In the Heart of “In the Heart of the Heart of the Country” — A Tribute to William Gass
So I have sailed the seas and come…
It is labyrinthine. It is a snake dropping its long winter drawers to moon literary travelers. Inside the labyrinth are points of light like stars. I see them all along the walls.
Inside the labyrinth is chilly. Clouds hang, and mist, like a cold breath of uncertainty.
Gass, your name makes me think of indigestion. You must be cranky and old, having been born in 1924, having had your trees decapitated for the sake of progress, and having seen I don’t know how many depressions, despots, and wars.
In your story, what names you call students. You write Callow Bladder, Prince and Princess Oleo. I am a teacher, but my attempts pale beside yours: Gurdylocks, Mayhew, Lumber Region, Miss Fancypants. I have not your wit or your candor. Prince of Subscribe, Princess of Download, Mr. Manage-your-Kindle, Miss Twitter-heart. Yes, it is true, birds sit like fists on the wires of the world, and scientists say cell phones are the killers of honeybees. iPhoney, iPaddy, Mr. Ring-Tone-Ring-a-Dingy. Oh, Gass, I drift on your raft.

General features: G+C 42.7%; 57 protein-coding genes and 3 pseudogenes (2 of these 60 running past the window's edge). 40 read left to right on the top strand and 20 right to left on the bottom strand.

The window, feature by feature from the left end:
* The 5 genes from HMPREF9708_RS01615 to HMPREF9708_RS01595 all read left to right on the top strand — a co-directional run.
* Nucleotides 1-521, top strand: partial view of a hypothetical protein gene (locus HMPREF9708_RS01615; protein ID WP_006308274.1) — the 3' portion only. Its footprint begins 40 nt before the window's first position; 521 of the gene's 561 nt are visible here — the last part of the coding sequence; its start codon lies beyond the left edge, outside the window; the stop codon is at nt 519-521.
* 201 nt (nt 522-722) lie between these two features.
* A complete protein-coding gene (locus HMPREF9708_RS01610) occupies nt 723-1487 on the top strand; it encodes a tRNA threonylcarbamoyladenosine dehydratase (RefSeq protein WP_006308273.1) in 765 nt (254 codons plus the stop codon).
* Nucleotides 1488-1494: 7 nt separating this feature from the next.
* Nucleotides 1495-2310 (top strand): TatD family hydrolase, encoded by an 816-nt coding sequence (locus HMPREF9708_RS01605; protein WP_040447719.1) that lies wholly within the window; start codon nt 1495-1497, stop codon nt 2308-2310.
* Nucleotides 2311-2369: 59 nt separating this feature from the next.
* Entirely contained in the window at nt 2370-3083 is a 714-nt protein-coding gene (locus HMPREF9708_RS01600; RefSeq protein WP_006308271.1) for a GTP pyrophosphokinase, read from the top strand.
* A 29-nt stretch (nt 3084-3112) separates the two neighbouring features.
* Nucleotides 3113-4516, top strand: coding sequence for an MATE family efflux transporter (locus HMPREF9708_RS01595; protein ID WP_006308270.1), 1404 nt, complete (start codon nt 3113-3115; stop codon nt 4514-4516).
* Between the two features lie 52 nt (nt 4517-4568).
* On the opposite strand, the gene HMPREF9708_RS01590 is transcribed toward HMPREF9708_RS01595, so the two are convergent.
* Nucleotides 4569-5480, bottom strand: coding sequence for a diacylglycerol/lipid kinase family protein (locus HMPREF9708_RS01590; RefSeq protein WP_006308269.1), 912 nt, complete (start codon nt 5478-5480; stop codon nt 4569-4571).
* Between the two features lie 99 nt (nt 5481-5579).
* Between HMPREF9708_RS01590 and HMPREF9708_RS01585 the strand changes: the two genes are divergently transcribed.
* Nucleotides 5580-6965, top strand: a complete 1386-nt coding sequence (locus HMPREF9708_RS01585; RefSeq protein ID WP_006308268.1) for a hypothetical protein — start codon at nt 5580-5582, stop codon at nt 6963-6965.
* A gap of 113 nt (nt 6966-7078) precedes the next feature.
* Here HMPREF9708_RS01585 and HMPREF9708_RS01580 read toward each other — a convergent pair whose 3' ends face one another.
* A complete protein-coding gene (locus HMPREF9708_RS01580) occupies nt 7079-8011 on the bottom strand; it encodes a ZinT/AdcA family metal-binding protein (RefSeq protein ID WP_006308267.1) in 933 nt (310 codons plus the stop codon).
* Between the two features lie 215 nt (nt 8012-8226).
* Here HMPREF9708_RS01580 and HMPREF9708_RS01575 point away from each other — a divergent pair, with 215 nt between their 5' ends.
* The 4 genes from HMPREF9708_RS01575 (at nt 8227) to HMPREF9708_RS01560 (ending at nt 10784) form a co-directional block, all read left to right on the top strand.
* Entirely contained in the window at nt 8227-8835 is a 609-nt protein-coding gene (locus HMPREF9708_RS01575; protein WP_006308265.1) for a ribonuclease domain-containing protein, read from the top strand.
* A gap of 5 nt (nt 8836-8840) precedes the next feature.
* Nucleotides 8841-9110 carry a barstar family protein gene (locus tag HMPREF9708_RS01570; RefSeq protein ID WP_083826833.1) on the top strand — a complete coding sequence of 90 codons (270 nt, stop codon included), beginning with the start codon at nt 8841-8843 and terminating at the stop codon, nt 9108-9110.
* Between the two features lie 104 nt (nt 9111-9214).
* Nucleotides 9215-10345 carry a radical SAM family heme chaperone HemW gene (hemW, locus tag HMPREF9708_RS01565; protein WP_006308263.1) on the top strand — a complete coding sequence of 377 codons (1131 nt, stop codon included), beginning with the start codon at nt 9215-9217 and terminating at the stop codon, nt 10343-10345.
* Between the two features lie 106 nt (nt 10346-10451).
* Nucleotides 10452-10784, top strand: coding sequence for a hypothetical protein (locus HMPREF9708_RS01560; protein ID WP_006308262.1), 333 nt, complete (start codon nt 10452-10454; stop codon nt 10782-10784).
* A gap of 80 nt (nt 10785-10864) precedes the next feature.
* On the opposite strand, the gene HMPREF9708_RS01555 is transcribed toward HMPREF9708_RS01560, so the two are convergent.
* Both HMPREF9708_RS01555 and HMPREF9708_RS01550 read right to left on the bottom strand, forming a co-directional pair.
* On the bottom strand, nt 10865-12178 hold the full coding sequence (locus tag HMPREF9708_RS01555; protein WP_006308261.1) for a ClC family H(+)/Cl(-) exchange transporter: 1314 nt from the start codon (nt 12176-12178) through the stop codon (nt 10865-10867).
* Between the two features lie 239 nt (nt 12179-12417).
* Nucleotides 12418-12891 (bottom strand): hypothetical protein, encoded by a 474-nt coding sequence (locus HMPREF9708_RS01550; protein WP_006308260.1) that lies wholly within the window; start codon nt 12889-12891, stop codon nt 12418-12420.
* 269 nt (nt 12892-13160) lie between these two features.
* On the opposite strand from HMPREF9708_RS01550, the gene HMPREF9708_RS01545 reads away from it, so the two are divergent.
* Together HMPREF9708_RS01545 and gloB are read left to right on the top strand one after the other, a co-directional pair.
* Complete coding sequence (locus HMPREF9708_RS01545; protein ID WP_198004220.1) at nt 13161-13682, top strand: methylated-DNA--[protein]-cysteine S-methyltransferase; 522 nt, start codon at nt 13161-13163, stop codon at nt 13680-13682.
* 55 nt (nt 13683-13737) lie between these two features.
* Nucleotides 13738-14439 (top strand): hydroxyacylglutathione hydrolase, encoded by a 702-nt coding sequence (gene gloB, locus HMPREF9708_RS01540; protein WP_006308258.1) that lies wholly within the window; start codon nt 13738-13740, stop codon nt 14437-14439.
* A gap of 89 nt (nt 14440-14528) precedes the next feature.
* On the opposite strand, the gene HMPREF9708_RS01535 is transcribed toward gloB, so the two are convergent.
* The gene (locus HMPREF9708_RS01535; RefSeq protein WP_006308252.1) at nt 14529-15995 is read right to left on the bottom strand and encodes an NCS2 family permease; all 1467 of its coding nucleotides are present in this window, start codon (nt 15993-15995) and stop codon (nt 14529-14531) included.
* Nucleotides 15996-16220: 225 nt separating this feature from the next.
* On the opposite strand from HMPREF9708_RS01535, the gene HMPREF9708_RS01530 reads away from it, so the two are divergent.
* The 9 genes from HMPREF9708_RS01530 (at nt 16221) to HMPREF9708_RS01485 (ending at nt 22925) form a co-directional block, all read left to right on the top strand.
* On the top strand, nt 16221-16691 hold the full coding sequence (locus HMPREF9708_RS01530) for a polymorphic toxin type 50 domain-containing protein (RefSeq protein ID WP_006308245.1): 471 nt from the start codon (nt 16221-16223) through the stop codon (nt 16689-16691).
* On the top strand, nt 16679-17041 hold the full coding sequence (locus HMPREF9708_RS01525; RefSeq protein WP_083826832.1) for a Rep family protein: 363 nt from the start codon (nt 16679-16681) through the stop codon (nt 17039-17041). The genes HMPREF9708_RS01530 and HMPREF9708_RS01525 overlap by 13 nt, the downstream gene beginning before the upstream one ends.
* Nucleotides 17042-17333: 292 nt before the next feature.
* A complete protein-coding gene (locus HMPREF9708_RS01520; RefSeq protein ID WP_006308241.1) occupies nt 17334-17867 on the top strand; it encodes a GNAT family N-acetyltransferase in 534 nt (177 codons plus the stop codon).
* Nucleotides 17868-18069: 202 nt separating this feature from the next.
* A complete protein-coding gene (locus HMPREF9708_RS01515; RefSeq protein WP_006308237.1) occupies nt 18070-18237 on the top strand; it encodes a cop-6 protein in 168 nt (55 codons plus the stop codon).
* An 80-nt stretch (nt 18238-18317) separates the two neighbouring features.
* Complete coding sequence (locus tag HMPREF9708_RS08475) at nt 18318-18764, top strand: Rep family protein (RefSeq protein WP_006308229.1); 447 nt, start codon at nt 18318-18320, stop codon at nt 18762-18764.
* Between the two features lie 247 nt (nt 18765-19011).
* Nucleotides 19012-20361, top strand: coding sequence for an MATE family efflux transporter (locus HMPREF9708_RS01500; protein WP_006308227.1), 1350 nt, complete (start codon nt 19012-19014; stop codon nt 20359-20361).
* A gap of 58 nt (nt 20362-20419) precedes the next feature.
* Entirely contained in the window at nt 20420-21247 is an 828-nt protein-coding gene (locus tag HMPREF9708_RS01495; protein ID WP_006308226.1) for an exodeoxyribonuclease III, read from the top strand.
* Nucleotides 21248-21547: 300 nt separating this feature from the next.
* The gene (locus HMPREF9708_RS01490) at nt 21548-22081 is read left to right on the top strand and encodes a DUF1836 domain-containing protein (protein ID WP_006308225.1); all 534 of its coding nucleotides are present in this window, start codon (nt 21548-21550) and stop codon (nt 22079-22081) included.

The Same Person
As you establish: I repeat, combine, and recombine. It is 2011, and I am surprised to find you still alive. What else to say? I, too, live in the heart of the country. I, too, wander amid the corn rows, believing in the brevity of life. I chant, I beg, I orate, I command, I sing—My hands glide along the esophageal wall of the great snake I am in. I touch the points of light. As I read you, William Gass, I am coming out of my retirement from love. I want to learn you. I want take you with me to the end.
Theresa Williams has poems and stories published or forthcoming in Gargoyle, Lilliput Review, Prime Number, Midwestern Gothic, The Sun and many others. Her novel, The Secret of Hurricanes, was a finalist for the Paterson Fiction Prize. She has lived in the heart of the country (Ohio) for more than twenty years. She first learned of William Gass from her teacher, Phil O’Connor, in 1987.